Since 2012, the private parking industry has boomed. Back in 2012, ‘only’ 1.6 million private parking tickets were issued per year. By the 2018-19 financial year this had increased to 6.8 million private parking tickets per year in 7 years – a 400% (FOUR HUNDRED PERCENT) increase.
This boom in the industry was caused by a number of factors:
The Protection of Freedoms Act 2012
Back in 2012 the Protection of Freedoms Act was passed by the coalition government. PoFA was passed to ban wheel clamping by private parking companies who used this tactic to unfairly extort money from motorists. The compromise made with the industry was to introduce keeper liability – this is where in the absense of the driver being named, the keeper of the vehicle could be held liable for any parking charges incurred. The DVLA enable the industry by offering access to their database of keepers for a small charge. As of 2018-19 this business is worth £17m a year to the DVLA.
When people think about parking tickets they often think of parking wardens sticking tickets on windscreens. In reality, the number of parking attendants patrolling car parks hasn’t really changed. Instead, ANPR technology is what has driven the boom. ANPR allows the entry and exit times of cars to be captured. Where cars are detemined to have stayed longer than the arbitrary maximum stay, the keepers details issues are requested from the DVLA database, and a ticket issued via the post. This approach is devastatingly effective for parking companies – it allows them to automatically issue thousands of tickets per day at a very low operating cost. The keeper often won’t know anything about it until a letter is received in the post.
Accredited Trade Associations
For a private parking company to access to DVLA database, membership of an accredited trade associationm (ATA) is required. Membership of an ATA means that the parking company must follow that ATAs code of practice to ‘prove’ that it met a set of standards.
Prior to PoFA there was only one private parking trade association, the British Parking Association (BPA). With the obvious boom in the industry, another ATA was formed – The International Parking Community, originally the Independent Parking Committee. Focussing only on private parking, the IPC could offer more competitive membership rates and attracted many members away from the BPA.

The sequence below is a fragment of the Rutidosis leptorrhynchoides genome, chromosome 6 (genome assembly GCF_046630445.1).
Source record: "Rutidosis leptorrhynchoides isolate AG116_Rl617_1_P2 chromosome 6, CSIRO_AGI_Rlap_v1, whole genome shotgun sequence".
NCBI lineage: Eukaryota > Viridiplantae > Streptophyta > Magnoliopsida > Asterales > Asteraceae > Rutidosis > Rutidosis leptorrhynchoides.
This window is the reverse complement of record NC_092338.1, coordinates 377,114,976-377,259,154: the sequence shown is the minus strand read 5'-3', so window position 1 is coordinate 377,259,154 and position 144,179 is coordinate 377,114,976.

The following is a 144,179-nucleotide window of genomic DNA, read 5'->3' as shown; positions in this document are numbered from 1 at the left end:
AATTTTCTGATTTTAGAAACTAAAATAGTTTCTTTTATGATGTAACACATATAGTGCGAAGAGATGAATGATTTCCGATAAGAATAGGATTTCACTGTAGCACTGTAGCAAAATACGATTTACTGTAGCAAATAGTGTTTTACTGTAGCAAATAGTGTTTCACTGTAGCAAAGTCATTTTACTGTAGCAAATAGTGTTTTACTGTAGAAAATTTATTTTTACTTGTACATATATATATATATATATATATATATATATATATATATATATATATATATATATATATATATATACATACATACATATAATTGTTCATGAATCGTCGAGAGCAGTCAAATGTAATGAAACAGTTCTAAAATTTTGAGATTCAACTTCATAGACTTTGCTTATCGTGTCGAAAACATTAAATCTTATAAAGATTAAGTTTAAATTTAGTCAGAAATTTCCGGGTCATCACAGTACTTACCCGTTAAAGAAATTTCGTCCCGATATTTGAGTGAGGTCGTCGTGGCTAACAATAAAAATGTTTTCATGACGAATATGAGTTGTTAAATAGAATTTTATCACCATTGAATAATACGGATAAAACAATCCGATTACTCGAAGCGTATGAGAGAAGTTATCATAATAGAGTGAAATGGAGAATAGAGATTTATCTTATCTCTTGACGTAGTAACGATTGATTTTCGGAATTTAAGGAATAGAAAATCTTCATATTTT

Each of the ATAs has their own, and critically different, codes of pratice. The codes of pratice effectively determine the potential profitability of a parking company; a less rigorous code of practice means that a parking company can be more profitable. This is almost always to the detriment of the motorist. The competition has caused what many industry observers consider to be a race to the bottom.
These three factors: the Protection of Freedoms Act, ANPR, and the intra-ATA competition have arguably caused the industry to boom in terms of tickets issued. However, motorists and consumer associations did not sit quietly and accept this, and lobbied the government to take action.
Private Members Bill
Off the back of the furore surrounding the private parking industry, East Yorkshire MP Sir Greg Knight put forward a Private Member’s Bill, the Parking (Code of Practice) Bill. The intent was to create a statutory code of practice for the industry which would help protect motorists from aggresive and sharp practices. As Sir Greg says:
The clear majority of car park providers are honest and fair but unscrupulous rogues are undermining the whole sector with bad practice. Some dodgy operators are engaging in practices such as deliberately unclear signage, fining people whist they are getting change to pay for parking and tickets being issued despite parking payment machines being out of order. Currently there is no legally binding code to prevent this. My Bill does nothing to diminish the rights of landowners to earn a fair income from their land, including seeking redress when motorists don’t play by the rules. But the scales need to be rebalanced so the system is fair for all involved. My Bill, will help stamp out rogues in the industry.
The bill received cross-party support, including the backing of the Government. Through 2018 the bill went through the various legislative phases in parliament. On 15th April 2019 the Act received Royal Assent from the Queen to become law.
As of May 2019 the legislation is awaiting for the single Code of Practice and single appeals service to be set up. Once they are, it should hopefully be the catalyst for reform in the private parking industry.
Hansard and video of debate